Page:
Colombian President Juan Manuel Santos on Monday threatened to expel an unnamed foreign oil services contractor if the government verifies that the firm bowed to demands for extortion payments from an unidentified illegal armed group.
“We have received information that a contractor of an oil company apparently paid extortion money,” Santos said. “If we confirm that information … then we’re going to get that company out of the country.”
“It is a foreign company,” he said of the contractor, which he declined to identify. He also did not name the company the contractor was working for.
In recent years, Colombia has been a magnet for foreign oil investment after U.S.-backed counterinsurgency operations cracked down on leftist guerrillas, making it less dangerous for oil companies to explore for and pump oil in far-flung parts of the country.
Santos did not say if the illegal armed group, said to be the contractor’s extortionists, was left-wing guerrillas or right-wing paramilitary groups. But traditionally left-wing rebels have carried out attacks on and extorted money from oil companies.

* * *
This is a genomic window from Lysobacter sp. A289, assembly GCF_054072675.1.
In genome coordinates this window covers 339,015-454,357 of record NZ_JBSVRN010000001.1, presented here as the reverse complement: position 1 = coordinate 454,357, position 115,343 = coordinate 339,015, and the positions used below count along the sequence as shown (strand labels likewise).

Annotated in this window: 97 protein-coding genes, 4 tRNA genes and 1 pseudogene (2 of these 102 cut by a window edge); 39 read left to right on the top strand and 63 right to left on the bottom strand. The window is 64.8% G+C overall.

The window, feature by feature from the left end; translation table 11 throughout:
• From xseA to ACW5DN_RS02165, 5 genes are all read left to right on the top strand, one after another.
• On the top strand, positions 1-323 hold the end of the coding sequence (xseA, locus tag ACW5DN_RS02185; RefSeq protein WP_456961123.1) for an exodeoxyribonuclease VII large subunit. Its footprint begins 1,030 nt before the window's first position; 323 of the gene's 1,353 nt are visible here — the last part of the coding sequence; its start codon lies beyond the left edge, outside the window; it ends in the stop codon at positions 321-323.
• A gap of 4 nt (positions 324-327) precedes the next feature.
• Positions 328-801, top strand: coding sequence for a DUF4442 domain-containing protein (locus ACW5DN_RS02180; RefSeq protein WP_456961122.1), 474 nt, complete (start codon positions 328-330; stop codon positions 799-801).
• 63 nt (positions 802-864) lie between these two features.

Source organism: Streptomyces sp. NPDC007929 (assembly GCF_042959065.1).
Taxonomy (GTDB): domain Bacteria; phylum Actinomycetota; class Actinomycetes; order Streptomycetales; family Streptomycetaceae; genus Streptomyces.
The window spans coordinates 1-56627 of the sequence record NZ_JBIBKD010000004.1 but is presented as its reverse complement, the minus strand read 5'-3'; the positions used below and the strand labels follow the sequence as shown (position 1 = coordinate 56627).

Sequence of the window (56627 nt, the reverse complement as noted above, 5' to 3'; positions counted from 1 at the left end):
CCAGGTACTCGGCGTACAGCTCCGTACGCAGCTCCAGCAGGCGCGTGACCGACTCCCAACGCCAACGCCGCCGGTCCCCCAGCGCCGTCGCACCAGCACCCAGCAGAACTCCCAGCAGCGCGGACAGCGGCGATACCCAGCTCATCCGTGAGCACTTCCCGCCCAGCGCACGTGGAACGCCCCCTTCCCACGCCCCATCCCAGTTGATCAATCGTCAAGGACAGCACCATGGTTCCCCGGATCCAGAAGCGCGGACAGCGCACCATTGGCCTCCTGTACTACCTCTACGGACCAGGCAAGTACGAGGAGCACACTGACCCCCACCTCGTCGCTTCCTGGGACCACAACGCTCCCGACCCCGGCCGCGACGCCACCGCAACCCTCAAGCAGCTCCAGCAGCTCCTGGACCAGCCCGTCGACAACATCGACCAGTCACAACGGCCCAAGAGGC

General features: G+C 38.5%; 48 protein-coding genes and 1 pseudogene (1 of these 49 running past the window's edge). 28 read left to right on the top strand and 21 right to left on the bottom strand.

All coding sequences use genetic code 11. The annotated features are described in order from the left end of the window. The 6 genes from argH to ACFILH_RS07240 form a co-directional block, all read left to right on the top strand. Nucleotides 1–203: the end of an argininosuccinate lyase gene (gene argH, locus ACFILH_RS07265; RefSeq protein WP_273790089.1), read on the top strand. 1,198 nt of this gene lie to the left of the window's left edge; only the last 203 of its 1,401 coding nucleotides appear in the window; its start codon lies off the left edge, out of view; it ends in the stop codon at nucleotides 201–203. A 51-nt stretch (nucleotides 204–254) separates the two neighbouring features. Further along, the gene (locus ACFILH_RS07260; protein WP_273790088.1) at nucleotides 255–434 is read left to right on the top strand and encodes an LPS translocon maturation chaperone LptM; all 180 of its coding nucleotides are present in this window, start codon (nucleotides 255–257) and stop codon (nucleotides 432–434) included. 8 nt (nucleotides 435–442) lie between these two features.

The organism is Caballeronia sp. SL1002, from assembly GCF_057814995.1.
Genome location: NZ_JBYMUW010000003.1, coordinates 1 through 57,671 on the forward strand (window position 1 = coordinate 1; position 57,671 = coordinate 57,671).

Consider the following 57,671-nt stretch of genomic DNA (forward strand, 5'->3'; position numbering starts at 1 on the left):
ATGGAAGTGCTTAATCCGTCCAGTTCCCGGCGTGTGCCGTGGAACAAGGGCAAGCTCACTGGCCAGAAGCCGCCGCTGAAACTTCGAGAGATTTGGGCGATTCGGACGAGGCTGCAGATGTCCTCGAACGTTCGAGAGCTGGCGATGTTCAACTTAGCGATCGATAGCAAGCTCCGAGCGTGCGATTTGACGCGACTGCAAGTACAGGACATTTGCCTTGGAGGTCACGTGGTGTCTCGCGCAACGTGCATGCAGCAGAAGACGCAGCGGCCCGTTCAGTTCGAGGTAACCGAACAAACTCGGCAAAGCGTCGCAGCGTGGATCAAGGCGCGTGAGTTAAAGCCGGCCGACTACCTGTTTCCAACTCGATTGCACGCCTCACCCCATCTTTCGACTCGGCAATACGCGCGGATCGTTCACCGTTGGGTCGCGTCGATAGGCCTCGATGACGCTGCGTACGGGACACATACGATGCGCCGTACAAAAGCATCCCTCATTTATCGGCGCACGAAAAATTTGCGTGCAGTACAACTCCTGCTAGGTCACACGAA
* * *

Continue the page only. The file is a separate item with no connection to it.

In early June three Chinese citizens who worked for a contracting firm of a foreign oil company were kidnapped by leftist rebels of the Revolutionary Armed Forces of Colombia (FARC). The police and army said the guerrillas hoped to reap a hefty ransom.
The ELN, Colombia’s No. 2 guerrilla group behind the FARC, had for decades bombed oil pipelines in its attacks against the government, but lately the FARC has stepped up explosive attacks against those installations, according to security force sources and Defense Ministry data.
Both rebel groups are still active in rural areas and occasionally stage splashy attacks in cities.
On Saturday night, a car bomb exploded in the southern city of Popayan, fatally wounding one person and injuring 16.
Police blamed it on the ELN. It was the first car bomb attack in an important Colombian city since since Aug. 12, when a car bomb was set off in the capital Bogota, wounding eight people, in what was widely seen as a FARC challenge to Santos, who had taken office five days earlier.